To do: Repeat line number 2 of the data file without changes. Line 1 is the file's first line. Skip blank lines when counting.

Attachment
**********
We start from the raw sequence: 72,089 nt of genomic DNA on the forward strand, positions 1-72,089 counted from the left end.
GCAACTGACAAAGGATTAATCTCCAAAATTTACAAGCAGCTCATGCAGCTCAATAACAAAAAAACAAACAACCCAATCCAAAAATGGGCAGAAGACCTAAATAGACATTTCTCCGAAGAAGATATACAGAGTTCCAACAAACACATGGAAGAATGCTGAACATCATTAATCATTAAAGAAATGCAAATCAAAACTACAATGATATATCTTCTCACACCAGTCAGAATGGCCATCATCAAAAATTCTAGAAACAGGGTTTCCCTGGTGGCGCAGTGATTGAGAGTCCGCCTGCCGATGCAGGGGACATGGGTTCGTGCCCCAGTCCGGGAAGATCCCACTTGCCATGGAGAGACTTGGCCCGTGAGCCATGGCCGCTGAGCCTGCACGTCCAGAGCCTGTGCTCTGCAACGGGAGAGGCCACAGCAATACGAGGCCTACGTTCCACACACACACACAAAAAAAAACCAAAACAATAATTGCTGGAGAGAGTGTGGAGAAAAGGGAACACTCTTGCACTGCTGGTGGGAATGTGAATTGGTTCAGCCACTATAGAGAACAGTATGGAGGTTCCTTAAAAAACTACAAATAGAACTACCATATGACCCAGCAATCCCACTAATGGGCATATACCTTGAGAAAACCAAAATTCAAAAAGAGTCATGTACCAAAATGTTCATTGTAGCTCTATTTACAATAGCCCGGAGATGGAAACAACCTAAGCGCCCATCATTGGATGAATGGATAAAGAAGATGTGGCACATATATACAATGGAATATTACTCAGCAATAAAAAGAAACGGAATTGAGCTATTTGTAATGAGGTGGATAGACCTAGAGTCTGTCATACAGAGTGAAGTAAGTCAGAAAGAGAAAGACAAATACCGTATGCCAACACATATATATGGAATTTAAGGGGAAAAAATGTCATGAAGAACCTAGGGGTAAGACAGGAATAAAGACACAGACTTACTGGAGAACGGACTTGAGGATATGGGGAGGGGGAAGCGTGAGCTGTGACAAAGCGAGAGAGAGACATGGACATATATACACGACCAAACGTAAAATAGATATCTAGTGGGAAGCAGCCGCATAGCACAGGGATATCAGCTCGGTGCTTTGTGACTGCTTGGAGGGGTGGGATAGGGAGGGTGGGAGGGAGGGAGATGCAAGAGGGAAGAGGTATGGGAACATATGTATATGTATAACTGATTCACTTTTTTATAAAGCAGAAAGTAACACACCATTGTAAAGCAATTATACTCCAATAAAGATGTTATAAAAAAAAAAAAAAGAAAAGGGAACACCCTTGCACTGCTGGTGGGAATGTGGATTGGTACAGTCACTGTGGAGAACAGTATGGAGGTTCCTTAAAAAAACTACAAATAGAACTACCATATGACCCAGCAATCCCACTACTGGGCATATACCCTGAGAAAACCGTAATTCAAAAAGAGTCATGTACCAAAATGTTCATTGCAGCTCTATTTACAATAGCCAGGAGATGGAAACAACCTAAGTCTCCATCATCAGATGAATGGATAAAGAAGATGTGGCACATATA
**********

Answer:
GCAACTGACAAAGGATTAATCTCCAAAATTTACAAGCAGCTCATGCAGCTCAATAACAAAAAAACAAACAACCCAATCCAAAAATGGGCAGAAGACCTAAATAGACATTTCTCCGAAGAAGATATACAGAGTTCCAACAAACACATGGAAGAATGCTGAACATCATTAATCATTAAAGAAATGCAAATCAAAACTACAATGATATATCTTCTCACACCAGTCAGAATGGCCATCATCAAAAATTCTAGAAACAGGGTTTCCCTGGTGGCGCAGTGATTGAGAGTCCGCCTGCCGATGCAGGGGACATGGGTTCGTGCCCCAGTCCGGGAAGATCCCACTTGCCATGGAGAGACTTGGCCCGTGAGCCATGGCCGCTGAGCCTGCACGTCCAGAGCCTGTGCTCTGCAACGGGAGAGGCCACAGCAATACGAGGCCTACGTTCCACACACACACACAAAAAAAAACCAAAACAATAATTGCTGGAGAGAGTGTGGAGAAAAGGGAACACTCTTGCACTGCTGGTGGGAATGTGAATTGGTTCAGCCACTATAGAGAACAGTATGGAGGTTCCTTAAAAAACTACAAATAGAACTACCATATGACCCAGCAATCCCACTAATGGGCATATACCTTGAGAAAACCAAAATTCAAAAAGAGTCATGTACCAAAATGTTCATTGTAGCTCTATTTACAATAGCCCGGAGATGGAAACAACCTAAGCGCCCATCATTGGATGAATGGATAAAGAAGATGTGGCACATATATACAATGGAATATTACTCAGCAATAAAAAGAAACGGAATTGAGCTATTTGTAATGAGGTGGATAGACCTAGAGTCTGTCATACAGAGTGAAGTAAGTCAGAAAGAGAAAGACAAATACCGTATGCCAACACATATATATGGAATTTAAGGGGAAAAAATGTCATGAAGAACCTAGGGGTAAGACAGGAATAAAGACACAGACTTACTGGAGAACGGACTTGAGGATATGGGGAGGGGGAAGCGTGAGCTGTGACAAAGCGAGAGAGAGACATGGACATATATACACGACCAAACGTAAAATAGATATCTAGTGGGAAGCAGCCGCATAGCACAGGGATATCAGCTCGGTGCTTTGTGACTGCTTGGAGGGGTGGGATAGGGAGGGTGGGAGGGAGGGAGATGCAAGAGGGAAGAGGTATGGGAACATATGTATATGTATAACTGATTCACTTTTTTATAAAGCAGAAAGTAACACACCATTGTAAAGCAATTATACTCCAATAAAGATGTTATAAAAAAAAAAAAAAGAAAAGGGAACACCCTTGCACTGCTGGTGGGAATGTGGATTGGTACAGTCACTGTGGAGAACAGTATGGAGGTTCCTTAAAAAAACTACAAATAGAACTACCATATGACCCAGCAATCCCACTACTGGGCATATACCCTGAGAAAACCGTAATTCAAAAAGAGTCATGTACCAAAATGTTCATTGCAGCTCTATTTACAATAGCCAGGAGATGGAAACAACCTAAGTCTCCATCATCAGATGAATGGATAAAGAAGATGTGGCACATATA